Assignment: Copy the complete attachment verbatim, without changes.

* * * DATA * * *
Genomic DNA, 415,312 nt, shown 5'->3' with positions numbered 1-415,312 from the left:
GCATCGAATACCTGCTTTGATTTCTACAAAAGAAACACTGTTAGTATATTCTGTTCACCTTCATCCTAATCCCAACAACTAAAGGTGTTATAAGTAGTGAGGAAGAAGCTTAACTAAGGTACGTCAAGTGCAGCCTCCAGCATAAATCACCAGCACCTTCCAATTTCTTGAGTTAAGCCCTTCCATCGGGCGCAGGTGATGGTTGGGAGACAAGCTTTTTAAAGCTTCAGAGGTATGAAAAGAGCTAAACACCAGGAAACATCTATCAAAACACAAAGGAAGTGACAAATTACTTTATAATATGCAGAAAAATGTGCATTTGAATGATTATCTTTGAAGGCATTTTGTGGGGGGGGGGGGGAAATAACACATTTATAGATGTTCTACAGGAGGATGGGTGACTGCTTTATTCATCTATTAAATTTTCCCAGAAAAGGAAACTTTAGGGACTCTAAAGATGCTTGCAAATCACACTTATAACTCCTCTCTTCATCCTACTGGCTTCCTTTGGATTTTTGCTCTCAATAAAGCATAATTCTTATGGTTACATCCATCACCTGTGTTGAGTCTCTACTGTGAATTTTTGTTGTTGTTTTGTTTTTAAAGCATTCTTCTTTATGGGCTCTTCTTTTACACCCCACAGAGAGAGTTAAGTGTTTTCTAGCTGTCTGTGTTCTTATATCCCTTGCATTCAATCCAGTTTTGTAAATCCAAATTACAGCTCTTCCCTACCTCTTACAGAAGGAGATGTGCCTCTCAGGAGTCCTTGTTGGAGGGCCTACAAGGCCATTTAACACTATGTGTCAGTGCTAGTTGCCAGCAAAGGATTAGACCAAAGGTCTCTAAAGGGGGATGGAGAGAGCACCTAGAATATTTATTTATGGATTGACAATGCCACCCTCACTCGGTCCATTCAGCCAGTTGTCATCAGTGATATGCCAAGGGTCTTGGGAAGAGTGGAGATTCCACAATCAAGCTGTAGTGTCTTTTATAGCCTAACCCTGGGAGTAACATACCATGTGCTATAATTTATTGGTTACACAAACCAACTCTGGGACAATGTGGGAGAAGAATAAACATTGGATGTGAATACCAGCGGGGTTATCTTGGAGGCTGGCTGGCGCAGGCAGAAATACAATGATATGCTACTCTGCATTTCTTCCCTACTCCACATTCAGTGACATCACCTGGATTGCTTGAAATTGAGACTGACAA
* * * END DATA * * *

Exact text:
Genomic DNA, 415,312 nt, shown 5'->3' with positions numbered 1-415,312 from the left:
GCATCGAATACCTGCTTTGATTTCTACAAAAGAAACACTGTTAGTATATTCTGTTCACCTTCATCCTAATCCCAACAACTAAAGGTGTTATAAGTAGTGAGGAAGAAGCTTAACTAAGGTACGTCAAGTGCAGCCTCCAGCATAAATCACCAGCACCTTCCAATTTCTTGAGTTAAGCCCTTCCATCGGGCGCAGGTGATGGTTGGGAGACAAGCTTTTTAAAGCTTCAGAGGTATGAAAAGAGCTAAACACCAGGAAACATCTATCAAAACACAAAGGAAGTGACAAATTACTTTATAATATGCAGAAAAATGTGCATTTGAATGATTATCTTTGAAGGCATTTTGTGGGGGGGGGGGGGAAATAACACATTTATAGATGTTCTACAGGAGGATGGGTGACTGCTTTATTCATCTATTAAATTTTCCCAGAAAAGGAAACTTTAGGGACTCTAAAGATGCTTGCAAATCACACTTATAACTCCTCTCTTCATCCTACTGGCTTCCTTTGGATTTTTGCTCTCAATAAAGCATAATTCTTATGGTTACATCCATCACCTGTGTTGAGTCTCTACTGTGAATTTTTGTTGTTGTTTTGTTTTTAAAGCATTCTTCTTTATGGGCTCTTCTTTTACACCCCACAGAGAGAGTTAAGTGTTTTCTAGCTGTCTGTGTTCTTATATCCCTTGCATTCAATCCAGTTTTGTAAATCCAAATTACAGCTCTTCCCTACCTCTTACAGAAGGAGATGTGCCTCTCAGGAGTCCTTGTTGGAGGGCCTACAAGGCCATTTAACACTATGTGTCAGTGCTAGTTGCCAGCAAAGGATTAGACCAAAGGTCTCTAAAGGGGGATGGAGAGAGCACCTAGAATATTTATTTATGGATTGACAATGCCACCCTCACTCGGTCCATTCAGCCAGTTGTCATCAGTGATATGCCAAGGGTCTTGGGAAGAGTGGAGATTCCACAATCAAGCTGTAGTGTCTTTTATAGCCTAACCCTGGGAGTAACATACCATGTGCTATAATTTATTGGTTACACAAACCAACTCTGGGACAATGTGGGAGAAGAATAAACATTGGATGTGAATACCAGCGGGGTTATCTTGGAGGCTGGCTGGCGCAGGCAGAAATACAATGATATGCTACTCTGCATTTCTTCCCTACTCCACATTCAGTGACATCACCTGGATTGCTTGAAATTGAGACTGACAA